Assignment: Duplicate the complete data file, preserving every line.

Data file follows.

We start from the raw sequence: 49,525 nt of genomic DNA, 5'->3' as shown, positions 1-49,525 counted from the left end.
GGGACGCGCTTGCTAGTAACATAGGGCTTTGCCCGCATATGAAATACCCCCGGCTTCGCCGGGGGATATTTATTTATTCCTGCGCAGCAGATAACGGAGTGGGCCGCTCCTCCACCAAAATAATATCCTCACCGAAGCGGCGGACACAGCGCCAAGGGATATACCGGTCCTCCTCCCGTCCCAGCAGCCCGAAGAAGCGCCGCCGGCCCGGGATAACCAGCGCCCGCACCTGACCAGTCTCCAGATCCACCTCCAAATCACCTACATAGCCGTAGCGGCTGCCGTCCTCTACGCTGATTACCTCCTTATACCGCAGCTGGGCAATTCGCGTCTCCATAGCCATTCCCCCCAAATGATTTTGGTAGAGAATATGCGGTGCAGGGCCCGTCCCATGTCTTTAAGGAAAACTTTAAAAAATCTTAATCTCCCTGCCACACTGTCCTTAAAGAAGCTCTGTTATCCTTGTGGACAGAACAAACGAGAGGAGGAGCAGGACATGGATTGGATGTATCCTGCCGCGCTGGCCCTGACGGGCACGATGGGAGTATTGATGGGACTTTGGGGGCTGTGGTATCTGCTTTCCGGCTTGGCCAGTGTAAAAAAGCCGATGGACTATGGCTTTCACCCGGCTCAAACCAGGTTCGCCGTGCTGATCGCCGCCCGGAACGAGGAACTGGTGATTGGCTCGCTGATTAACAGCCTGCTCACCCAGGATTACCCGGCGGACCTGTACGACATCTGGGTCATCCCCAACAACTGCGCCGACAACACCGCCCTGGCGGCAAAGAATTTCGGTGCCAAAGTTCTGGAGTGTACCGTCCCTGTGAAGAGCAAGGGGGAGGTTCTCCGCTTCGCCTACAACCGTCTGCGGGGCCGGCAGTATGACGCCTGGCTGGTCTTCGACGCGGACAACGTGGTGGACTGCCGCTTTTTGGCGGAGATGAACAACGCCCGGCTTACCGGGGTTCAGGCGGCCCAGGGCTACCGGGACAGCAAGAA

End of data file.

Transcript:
We start from the raw sequence: 49,525 nt of genomic DNA, 5'->3' as shown, positions 1-49,525 counted from the left end.
GGGACGCGCTTGCTAGTAACATAGGGCTTTGCCCGCATATGAAATACCCCCGGCTTCGCCGGGGGATATTTATTTATTCCTGCGCAGCAGATAACGGAGTGGGCCGCTCCTCCACCAAAATAATATCCTCACCGAAGCGGCGGACACAGCGCCAAGGGATATACCGGTCCTCCTCCCGTCCCAGCAGCCCGAAGAAGCGCCGCCGGCCCGGGATAACCAGCGCCCGCACCTGACCAGTCTCCAGATCCACCTCCAAATCACCTACATAGCCGTAGCGGCTGCCGTCCTCTACGCTGATTACCTCCTTATACCGCAGCTGGGCAATTCGCGTCTCCATAGCCATTCCCCCCAAATGATTTTGGTAGAGAATATGCGGTGCAGGGCCCGTCCCATGTCTTTAAGGAAAACTTTAAAAAATCTTAATCTCCCTGCCACACTGTCCTTAAAGAAGCTCTGTTATCCTTGTGGACAGAACAAACGAGAGGAGGAGCAGGACATGGATTGGATGTATCCTGCCGCGCTGGCCCTGACGGGCACGATGGGAGTATTGATGGGACTTTGGGGGCTGTGGTATCTGCTTTCCGGCTTGGCCAGTGTAAAAAAGCCGATGGACTATGGCTTTCACCCGGCTCAAACCAGGTTCGCCGTGCTGATCGCCGCCCGGAACGAGGAACTGGTGATTGGCTCGCTGATTAACAGCCTGCTCACCCAGGATTACCCGGCGGACCTGTACGACATCTGGGTCATCCCCAACAACTGCGCCGACAACACCGCCCTGGCGGCAAAGAATTTCGGTGCCAAAGTTCTGGAGTGTACCGTCCCTGTGAAGAGCAAGGGGGAGGTTCTCCGCTTCGCCTACAACCGTCTGCGGGGCCGGCAGTATGACGCCTGGCTGGTCTTCGACGCGGACAACGTGGTGGACTGCCGCTTTTTGGCGGAGATGAACAACGCCCGGCTTACCGGGGTTCAGGCGGCCCAGGGCTACCGGGACAGCAAGAA